The education process can also be furthered by observing the notable successes -- and failures -- of other foreign investors in U.S. bankruptcy cases. Moreover, educational information about investing in the U.S. is often readily accessible from public sources. Government agencies that encourage cross-border investment can be an important source of useful educational information. In China, for example, local ministries of commerce and other provincial- and municipal-level governmental agencies provide educational programs for Chinese investors seeking to make cross-border investments or acquisitions. Reciprocally, in the U.S., governments at the federal, state and local levels also provide outreach, incentives and educational programs in foreign countries in order to encourage just such investment activities.

3. Connections
The final element involves connections, both in the foreign investor’s own country, as well as in the U.S. Making the right connections can often mean the difference between success and failure.

In the foreign country (especially in countries like China where government plays such a pervasive role in all aspects of commerce), connections to appropriate governmental agencies and officials are crucial to obtaining the necessary support for any outbound investment project. This involves not only assistance with the various approvals necessary for the project itself, but also with such ministerial aspects like the ability to timely move cash offshore in order to make time-sensitive deposits in the bankruptcy sale process and, ultimately, to consummate the transaction.

On the U.S. side, the right connections are often a bit less formal, but no less important. Having connections to intermediaries who are familiar with the U.S. distressed marketplace and the. bankruptcy process is a threshold requirement. Without a knowledgeable U.S. intermediary, it can be difficult for foreign investors to take advantage of any type of deal flow. Such intermediaries can be investment bankers, business brokers, insolvency accountants, turnaround managers, etc.; indeed, anyone who keeps a finger on the pulse of industries that are experiencing in some form of financial distress, as well as cases for individual businesses that are being filed in U.S. bankruptcy courts.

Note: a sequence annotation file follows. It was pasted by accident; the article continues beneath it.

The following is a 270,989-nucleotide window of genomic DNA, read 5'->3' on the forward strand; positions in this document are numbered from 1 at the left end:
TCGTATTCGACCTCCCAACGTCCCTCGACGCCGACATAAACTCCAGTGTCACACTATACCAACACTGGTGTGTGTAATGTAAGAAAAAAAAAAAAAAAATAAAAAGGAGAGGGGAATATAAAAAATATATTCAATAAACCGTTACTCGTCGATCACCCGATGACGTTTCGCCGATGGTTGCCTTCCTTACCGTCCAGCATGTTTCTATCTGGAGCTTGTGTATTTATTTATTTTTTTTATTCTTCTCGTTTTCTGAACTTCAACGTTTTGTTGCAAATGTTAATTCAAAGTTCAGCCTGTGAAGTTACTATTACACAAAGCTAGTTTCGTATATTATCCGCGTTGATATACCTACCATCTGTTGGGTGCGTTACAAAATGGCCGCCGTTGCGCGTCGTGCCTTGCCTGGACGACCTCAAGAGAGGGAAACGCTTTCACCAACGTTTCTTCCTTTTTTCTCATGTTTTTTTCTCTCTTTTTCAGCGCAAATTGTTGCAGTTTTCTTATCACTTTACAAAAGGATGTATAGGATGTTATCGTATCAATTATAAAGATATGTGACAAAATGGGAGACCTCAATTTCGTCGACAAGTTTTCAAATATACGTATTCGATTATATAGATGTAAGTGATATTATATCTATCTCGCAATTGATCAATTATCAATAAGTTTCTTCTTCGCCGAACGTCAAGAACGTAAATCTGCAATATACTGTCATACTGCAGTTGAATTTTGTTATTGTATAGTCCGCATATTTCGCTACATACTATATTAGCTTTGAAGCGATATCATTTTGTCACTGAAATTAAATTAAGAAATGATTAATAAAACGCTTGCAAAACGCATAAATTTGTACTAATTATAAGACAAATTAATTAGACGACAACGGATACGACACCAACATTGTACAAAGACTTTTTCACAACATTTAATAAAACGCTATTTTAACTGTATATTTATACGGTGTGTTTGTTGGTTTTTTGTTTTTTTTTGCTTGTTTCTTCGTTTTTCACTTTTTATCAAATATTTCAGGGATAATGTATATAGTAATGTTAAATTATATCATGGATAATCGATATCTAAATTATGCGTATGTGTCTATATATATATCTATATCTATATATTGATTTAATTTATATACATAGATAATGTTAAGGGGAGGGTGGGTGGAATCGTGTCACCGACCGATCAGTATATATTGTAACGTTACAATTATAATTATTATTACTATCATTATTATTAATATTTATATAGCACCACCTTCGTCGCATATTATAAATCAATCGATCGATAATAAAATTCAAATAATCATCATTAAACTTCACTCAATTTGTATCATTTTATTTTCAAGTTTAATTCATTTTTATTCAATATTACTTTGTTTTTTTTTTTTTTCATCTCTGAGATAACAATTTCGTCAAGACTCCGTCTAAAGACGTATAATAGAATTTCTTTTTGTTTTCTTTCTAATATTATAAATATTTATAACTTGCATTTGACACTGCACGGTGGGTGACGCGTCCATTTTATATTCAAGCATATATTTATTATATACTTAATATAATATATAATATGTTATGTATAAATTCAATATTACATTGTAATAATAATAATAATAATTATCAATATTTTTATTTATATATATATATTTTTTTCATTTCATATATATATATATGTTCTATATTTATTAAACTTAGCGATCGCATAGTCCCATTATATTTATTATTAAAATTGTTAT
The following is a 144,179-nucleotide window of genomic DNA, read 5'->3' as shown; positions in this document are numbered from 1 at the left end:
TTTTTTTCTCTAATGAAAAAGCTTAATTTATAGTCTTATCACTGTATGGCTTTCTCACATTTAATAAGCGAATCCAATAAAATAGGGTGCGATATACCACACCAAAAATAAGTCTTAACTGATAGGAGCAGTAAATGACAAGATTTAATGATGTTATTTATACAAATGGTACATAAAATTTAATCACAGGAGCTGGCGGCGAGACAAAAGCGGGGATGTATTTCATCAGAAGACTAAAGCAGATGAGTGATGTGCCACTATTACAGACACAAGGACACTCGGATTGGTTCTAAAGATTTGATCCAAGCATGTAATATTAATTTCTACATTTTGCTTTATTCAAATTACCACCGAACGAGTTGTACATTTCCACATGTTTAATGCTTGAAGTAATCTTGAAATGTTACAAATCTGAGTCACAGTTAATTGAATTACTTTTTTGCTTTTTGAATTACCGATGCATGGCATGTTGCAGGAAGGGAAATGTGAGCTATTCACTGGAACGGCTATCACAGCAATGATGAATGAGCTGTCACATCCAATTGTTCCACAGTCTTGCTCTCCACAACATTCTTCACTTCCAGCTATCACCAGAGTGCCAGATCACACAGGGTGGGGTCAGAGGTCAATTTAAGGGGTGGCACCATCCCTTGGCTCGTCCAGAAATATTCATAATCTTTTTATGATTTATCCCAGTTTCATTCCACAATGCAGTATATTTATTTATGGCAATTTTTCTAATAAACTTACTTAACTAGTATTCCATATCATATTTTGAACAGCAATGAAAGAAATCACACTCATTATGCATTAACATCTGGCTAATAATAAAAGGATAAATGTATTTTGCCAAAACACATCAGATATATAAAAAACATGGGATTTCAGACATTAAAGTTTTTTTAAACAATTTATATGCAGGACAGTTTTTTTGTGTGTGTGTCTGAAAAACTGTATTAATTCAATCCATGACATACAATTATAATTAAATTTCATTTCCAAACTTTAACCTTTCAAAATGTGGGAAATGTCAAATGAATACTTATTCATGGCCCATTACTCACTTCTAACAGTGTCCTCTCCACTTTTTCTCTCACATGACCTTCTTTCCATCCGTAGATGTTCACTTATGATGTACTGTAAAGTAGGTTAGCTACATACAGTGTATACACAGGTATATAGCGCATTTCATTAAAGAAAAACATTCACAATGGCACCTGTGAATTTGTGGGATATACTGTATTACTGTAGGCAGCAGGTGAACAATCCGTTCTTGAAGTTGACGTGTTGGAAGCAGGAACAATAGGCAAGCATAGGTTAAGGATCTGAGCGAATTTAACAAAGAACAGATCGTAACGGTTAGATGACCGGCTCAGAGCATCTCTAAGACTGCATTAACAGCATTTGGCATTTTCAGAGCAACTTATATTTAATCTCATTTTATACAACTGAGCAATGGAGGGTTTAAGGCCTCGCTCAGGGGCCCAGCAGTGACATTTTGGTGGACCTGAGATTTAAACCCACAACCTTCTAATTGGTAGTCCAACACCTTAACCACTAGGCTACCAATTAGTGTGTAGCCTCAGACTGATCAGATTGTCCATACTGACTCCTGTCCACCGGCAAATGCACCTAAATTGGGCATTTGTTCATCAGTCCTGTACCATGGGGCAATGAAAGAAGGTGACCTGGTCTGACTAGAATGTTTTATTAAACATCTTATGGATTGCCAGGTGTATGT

Perhaps the most important connection is an experienced and knowledgeable U.S. bankruptcy lawyer. Experienced bankruptcy counsel can provide invaluable guidance in navigating the often-arcane U.S. bankruptcy acquisition process. Not only for the legal advice that must necessarily be provided, but bankruptcy counsel can also assist with the strategic judgments necessary to gauge the opportunities and pitfalls of any particular transaction. (As discussed in the second article, those strategic judgments sometimes require sophisticated combinations of financial, political and public relations factors.) Moreover, experienced bankruptcy counsel is likely to have his or her own sets of connections into the insolvency community, thus further providing the foreign investor with additional sources to generate new deal flow and other possible investment opportunities. Working with experienced bankruptcy counsel (or other insolvency-related intermediaries) can reinforce the informational and educational elements of the process, help the foreign investor to be more selective in evaluating potential investment opportunities, and create opportunities for earlier access to financially-distressed situations.

The Circle of Effectiveness

The foregoing elements are represented graphically as follows:

Circle of effectiveness

Effective investing is not necessarily a linear process; indeed, it is quite circular, as each element relates to the others both in real time and as a foundational underpinning of the process. Nor is it likely that any one element will lead to successful outcomes without some combination of the others. The common lesson of the three case studies discussed in the second article (i.e., A123 Systems; Fisker Automotive; and Brookstone) is that, in each case, the foreign investor relied on an interwoven relationship of these elements in successfully navigating the U.S. bankruptcy sale process in competition with U.S. investors on an uneven playing field. It also helps to bring a lot of money.


Money alone, however, will not carry the day if the foreign investor remains unaware of new investment opportunities (i.e., un-informed); does not adequately understand the process for making acquisitions of U.S. financially-distressed assets (either in or out of a bankruptcy case) (i.e., un-educated); and does not use the right advisors to provide legal and strategic guidance (i.e., un-connected). The next and final part of this article will discuss how foreign investors can overcome the various obstacles presented by the uneven playing field of the U.S. bankruptcy acquisition process in order to effectively compete.

[1]Leonard P. Goldberger, Esquire is a cross-border insolvency lawyer, and works with Chinese investors in acquiring financially-distressed businesses and assets out of U.S. bankruptcy cases. He has written and lectured on this topic in the U.S. and China. The opinions expressed herein are solely those of the author and do not represent those of either his law firm or its clients.